One of the reasons I love observing the Jovian system and our own Moon is that they give us some of the best chances to see the universe in motion, in real time. When I have the time, I love watching those four little dots dance around Jupiter, or watching the terminator creep along the lunar surface. Stellar occultations by the Moon are nice when you can get them, but one of the easiest ways to see our solar system in motion is through the Galilean Satellites. When Chicago Astronomer Curt informed us of not only an Io transit, but an occultation of Ganymede, and an occultation of Io’s shadow by Io itself, I was really hoping for clear skies. Mostly, the sky cooperated with me.
All timings are based on direct visual observations.
Io’s first contact was at 10:19 PM CDST.
Io’s second contact was at 10:23 PMCDST.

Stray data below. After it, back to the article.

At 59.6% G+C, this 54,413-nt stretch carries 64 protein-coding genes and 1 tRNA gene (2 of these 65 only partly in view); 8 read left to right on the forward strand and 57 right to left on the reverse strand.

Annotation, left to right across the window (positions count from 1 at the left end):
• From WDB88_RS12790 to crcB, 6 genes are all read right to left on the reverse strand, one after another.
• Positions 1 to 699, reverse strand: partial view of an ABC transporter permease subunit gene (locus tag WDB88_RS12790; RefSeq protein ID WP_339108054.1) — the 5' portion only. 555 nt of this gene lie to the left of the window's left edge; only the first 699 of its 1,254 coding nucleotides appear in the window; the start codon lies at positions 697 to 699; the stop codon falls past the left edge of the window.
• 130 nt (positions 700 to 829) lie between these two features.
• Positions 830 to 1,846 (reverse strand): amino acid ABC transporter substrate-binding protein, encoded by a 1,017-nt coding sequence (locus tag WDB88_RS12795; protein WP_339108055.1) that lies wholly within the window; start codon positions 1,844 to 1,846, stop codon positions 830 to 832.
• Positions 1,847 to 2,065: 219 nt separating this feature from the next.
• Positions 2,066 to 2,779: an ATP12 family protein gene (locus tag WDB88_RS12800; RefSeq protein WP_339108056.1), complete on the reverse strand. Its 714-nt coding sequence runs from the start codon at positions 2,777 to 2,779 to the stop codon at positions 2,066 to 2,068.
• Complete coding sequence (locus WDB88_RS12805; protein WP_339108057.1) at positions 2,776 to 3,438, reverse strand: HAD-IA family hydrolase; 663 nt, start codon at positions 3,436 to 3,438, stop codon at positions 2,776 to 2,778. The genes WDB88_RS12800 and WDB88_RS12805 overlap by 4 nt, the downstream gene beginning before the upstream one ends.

Ganymede was noticed dimming, entering Jupiter’s shadow at 10:43 PM CDST.
Ganymede was fully eclipsed at 10:45 PM CDST.
Io’s third contact was at 12:27 AM CDST
Ganymede was observed at 12:29 AM CDST (I was watching intently as Io was crossing Jupiter’s limb, and didn’t observe the exact moment Ganymede reappeared).
Io’s fourth contact was at 12:32 AM CDST.
|Curt's predicted events times.|
Visual timings are hard, and the seeing conditions left a lot to be desired. Throw in freezing temps later in the night, and I spent a lot of time down in the heated control room.
I’ll let the pictures tell the rest of the events.